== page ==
SINGAPORE - Paper containing personal information must be shredded into small pieces and not dumped in unsecured dumpsters.
Similarly, personal data stored on electronic media such as computer hard disks, USB drives or DVDs must be wiped clean using specialised software to avoid accidental data leak.
The clarifications, contained in new advisory guidelines issued to organisations here on Wednesday (July 20), have come from Singapore's privacy watchdog.
"When in doubt whether the paper document contains personal data, shred the document," said the Personal Data Protection Commission.
On Tuesday (July 19) , it was reported that the Monetary Authority of Singapore and the Commission were investigating United Overseas Bank for allegedly leaving unshredded documents of clients in a trash bag under a tree at Boat Quay.
The Commission said organisations should build up the habit of shredding documents among employees. It also recommended industrial shredders with cross-cutting capability, allowing paper to be sliced in at least two different directions. This creates small individual pieces of paper that are harder to reassemble. Confetti shredders, pulping by mixing paper with chemicals and burning documents achieve similar outcomes.
The Commission also addressed in detail the risk of becoming a target for "dumpster diving" or theft, saying documents being sent for destruction should not be kept in unsecured boxes or containers.
This could be what happened in the UOB case, which is still being investigated. The trash bag containing corporate statements, individual loan applications and internal bank reports was found in June behind the bank's headquarters at Raffles Place.
Speaking on Wednesday at the fourth annual Personal Data Protection Seminar at Raffles City Convention Centre, Minister for Communications and Information Dr Yaacob Ibrahim said: "Data is the new 'oil' of the 21st century... It is no longer an option to treat data protection as an afterthought."
Even as organisations mine customer data to deliver better services or targeted marketing, they must build trust by securing the data collected, he noted.
The foundation of trust is key to innovation to spur the nation's goals to become smarter and drive greater economic value.
Commission chairman Leong Keng Thai said it will continue to educate organisations on what the best practices are with the issuing of three advisory guides.
Its Guide to Building Websites for SMEs, for one, is aimed at helping small and medium enterprises understand that they must ensure that third-party contractors adequately protect personal data from unauthorised access, among other security requirements.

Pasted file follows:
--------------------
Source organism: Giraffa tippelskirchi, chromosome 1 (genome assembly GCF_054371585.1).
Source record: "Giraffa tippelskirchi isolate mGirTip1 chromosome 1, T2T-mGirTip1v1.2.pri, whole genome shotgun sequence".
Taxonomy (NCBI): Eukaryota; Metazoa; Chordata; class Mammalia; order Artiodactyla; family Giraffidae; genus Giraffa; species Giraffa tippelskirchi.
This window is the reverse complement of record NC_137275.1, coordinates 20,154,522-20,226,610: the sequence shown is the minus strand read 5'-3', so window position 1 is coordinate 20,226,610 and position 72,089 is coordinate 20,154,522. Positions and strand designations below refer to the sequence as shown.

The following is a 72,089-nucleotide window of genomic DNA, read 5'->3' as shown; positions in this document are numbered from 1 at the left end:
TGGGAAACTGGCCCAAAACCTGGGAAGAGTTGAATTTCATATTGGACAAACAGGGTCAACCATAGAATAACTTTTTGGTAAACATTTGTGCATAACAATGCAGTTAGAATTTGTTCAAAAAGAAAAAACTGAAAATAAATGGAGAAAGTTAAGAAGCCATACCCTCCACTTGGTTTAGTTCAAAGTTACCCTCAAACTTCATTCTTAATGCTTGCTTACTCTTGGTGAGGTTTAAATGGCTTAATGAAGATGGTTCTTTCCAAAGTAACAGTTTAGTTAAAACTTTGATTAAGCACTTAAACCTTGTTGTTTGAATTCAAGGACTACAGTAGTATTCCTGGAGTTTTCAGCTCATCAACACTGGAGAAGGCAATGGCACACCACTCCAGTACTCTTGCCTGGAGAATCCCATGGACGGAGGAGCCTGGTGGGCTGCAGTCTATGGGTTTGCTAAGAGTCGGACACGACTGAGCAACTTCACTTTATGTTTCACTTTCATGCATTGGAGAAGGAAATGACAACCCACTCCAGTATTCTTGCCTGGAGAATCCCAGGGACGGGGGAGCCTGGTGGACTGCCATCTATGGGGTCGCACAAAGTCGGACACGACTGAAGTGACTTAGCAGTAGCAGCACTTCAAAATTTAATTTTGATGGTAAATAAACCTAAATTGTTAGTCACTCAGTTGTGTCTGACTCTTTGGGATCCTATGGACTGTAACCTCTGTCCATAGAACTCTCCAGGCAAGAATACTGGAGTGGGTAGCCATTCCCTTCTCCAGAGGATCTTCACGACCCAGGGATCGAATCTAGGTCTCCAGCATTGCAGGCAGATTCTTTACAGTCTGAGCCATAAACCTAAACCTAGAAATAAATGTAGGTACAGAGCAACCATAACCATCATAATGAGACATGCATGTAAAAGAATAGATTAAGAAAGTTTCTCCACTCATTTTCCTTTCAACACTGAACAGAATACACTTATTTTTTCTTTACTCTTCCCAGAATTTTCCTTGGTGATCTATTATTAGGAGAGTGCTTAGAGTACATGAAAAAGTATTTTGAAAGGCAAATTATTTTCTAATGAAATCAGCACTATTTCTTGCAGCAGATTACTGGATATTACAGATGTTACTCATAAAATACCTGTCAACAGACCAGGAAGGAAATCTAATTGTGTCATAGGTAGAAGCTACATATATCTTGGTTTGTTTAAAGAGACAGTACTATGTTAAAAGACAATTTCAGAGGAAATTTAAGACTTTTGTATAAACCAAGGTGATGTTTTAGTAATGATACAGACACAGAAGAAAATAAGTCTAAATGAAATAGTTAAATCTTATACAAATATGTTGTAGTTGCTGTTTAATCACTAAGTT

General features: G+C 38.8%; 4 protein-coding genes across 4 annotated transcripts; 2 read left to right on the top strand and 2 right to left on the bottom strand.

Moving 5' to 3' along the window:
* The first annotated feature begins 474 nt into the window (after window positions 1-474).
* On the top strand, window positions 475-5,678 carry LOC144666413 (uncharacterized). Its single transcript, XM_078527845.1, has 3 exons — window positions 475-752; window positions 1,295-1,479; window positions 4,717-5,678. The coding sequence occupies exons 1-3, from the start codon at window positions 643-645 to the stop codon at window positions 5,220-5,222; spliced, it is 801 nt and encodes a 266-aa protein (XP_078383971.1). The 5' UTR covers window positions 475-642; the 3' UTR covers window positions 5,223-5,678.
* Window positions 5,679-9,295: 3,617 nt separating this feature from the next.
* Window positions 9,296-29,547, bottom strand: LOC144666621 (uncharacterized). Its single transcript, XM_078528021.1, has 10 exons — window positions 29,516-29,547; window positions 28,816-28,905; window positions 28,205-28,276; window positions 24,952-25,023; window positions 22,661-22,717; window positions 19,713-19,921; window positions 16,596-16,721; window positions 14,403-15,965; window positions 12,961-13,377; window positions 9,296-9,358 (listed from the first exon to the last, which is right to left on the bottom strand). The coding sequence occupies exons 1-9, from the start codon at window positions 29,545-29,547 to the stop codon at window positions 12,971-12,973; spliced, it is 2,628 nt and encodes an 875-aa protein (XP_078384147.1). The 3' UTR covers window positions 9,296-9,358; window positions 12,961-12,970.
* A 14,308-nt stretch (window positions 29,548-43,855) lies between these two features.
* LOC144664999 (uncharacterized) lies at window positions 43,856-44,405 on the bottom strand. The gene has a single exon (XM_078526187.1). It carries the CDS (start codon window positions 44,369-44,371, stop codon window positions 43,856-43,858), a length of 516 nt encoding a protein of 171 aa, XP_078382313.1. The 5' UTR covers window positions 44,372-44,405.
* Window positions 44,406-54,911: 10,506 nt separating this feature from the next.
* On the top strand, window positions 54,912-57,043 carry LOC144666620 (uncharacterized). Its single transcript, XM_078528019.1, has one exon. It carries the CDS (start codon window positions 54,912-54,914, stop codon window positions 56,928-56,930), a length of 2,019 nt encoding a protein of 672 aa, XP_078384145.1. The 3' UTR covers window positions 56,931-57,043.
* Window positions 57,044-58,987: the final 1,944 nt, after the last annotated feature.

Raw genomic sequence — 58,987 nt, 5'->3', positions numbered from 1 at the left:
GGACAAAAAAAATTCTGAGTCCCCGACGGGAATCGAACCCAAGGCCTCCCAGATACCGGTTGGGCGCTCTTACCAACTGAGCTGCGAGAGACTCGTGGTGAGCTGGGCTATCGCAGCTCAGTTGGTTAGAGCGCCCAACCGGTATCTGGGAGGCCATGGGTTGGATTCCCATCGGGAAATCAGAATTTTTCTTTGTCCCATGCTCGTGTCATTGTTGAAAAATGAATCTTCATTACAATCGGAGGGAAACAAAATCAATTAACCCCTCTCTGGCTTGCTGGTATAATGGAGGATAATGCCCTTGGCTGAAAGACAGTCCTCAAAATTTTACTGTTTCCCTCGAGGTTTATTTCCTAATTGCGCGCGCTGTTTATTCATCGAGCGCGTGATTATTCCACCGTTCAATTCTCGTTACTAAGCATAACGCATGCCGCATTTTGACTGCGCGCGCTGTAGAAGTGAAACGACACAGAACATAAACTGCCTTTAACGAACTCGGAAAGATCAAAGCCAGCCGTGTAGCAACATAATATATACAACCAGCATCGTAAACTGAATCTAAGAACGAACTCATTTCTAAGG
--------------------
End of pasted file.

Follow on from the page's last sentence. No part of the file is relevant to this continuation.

The second - Guide on Data Protection Clauses for Agreements relating to the Processing of Personal Data - provides sample contractual clauses that organisations may want to consider when engaging vendors to process personal data.
The third - Guide to Disposal of Personal Data in Physical Medium - aims to educates organisations on how they should dispose paper documents and DVDs containing personal data.
The Commission hopes that through these advisory guidelines, it can change organisations' mindset from one that focuses on merely complying with the law to one that focuses on being accountable.
On Wednesday, the Commission also launched a scheme to help SMEs defray up to 70 per cent of the costs of data protection initiatives including consultancy, training and software deployment.
In April this year, the Commission fined four organisations and warned seven others for flouting the Personal Data Protection Act. Lax security procedures were behind most of the sanctions imposed, the first time the Commission took action against rule breakers since the law took full effect in July 2014.
The heaviest fine of $50,000 was slapped on karaoke chain K Box for a data breach involving 317,000 customers, resulting in their names, contact numbers and residential addresses being posted on file sharing website pastebin.com in September 2014. Others at fault included industry body Institution of Engineers Singapore, and brand name retail chains like Metro and Challenger.
Organisations that fail to protect consumers' personal data can be fined up to $1 million per breach.